Versed Addiction and Abuse
While there are side effects and risks of Versed, the World Health Organization names it on their List of Essential Medicines. The medications on this list are highlighted as being among the safest and most effective in a health system. In the U.S., Versed is a Schedule IV drug. This is the same as other benzodiazepines. According to the DEA, a Schedule IV drug is one with medical uses but one that also has the potential for misuse. In most places around the world, Versed and generic midazolam are controlled substances.
While Versed abuse doesn’t necessarily mean someone is addicted to this medication, misuse does increase the likelihood of addiction. Versed abuse refers to a scenario when someone is using this drug outside of prescription instructions. This could include taking it without a prescription, using it recreationally, using it for longer than prescribed or taking larger doses than prescribed. Addiction is a diagnosable brain disease, in which the use of Versed is out of control of the individual. There are specific symptoms of Versed addiction, such as drug-seeking behaviors and being unable to stop using the medication.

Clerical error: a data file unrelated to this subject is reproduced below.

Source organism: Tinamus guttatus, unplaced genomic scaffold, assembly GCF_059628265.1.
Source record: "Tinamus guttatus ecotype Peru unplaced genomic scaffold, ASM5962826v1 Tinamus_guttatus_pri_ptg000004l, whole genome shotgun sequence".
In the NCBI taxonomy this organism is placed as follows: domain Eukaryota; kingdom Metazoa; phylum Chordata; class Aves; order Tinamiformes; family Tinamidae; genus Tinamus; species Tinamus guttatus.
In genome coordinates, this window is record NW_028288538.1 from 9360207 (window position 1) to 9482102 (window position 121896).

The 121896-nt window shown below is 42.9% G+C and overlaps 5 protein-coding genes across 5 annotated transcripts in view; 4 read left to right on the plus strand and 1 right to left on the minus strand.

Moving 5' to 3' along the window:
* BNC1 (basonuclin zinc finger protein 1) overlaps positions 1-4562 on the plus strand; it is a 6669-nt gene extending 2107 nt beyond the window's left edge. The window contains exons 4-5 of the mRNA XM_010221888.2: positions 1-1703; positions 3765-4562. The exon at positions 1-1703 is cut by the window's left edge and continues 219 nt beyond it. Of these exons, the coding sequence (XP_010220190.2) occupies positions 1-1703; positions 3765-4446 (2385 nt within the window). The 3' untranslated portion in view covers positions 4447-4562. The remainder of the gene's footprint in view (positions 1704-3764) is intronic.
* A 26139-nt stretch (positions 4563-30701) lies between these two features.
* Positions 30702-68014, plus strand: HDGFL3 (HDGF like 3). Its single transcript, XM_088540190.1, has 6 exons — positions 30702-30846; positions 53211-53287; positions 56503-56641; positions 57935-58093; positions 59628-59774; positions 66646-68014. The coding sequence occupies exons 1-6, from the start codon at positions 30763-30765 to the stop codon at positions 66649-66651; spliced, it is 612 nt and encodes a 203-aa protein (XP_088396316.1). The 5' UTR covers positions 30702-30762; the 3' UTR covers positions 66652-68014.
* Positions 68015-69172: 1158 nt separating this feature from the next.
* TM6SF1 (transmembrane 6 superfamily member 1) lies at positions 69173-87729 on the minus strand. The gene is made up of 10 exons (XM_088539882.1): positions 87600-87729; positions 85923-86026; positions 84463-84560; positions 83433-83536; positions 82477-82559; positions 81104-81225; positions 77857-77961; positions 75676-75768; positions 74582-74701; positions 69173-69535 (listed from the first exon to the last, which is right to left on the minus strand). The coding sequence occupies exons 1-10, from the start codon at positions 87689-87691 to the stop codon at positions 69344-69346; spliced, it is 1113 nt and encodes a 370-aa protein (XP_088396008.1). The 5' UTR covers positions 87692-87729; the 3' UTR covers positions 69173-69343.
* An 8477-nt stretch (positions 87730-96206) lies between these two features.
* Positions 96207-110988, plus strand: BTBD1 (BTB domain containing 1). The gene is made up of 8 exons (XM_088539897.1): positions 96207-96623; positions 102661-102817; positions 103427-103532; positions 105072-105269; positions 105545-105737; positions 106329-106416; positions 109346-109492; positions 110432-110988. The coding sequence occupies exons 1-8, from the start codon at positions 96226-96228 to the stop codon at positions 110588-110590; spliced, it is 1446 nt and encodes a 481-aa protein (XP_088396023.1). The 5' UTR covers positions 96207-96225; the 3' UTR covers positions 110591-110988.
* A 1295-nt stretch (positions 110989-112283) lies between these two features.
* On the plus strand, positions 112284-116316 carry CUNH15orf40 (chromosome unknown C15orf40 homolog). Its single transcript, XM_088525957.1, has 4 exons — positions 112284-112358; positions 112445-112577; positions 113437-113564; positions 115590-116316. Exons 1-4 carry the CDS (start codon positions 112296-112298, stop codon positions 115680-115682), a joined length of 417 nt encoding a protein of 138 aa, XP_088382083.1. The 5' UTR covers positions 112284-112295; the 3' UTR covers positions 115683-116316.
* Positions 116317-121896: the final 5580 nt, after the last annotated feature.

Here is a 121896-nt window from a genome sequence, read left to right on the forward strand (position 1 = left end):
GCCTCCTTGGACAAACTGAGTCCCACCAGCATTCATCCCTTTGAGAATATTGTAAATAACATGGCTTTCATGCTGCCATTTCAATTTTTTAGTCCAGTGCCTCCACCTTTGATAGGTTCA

Many complications and risks can stem from Versed addiction and misuse. For example, addiction can lead to family, financial and legal problems. Untreated Versed misuse and addiction can also increase the risk for polysubstance misuse problems and overdose. Polysubstance misuse is common with benzodiazepines because people combine them with other things to get more of an effect. Common combinations include benzodiazepines and opioids or alcohol. All of these substances are central nervous system depressants, and used together, they can cause fatal overdoses.
For anyone struggling with Versed addiction or misuse, or any substance misuse, help is available. Contact The Recovery Village to learn more about addiction treatment options and recovery.
Have more questions about Versed abuse?Read the most frequently asked questions
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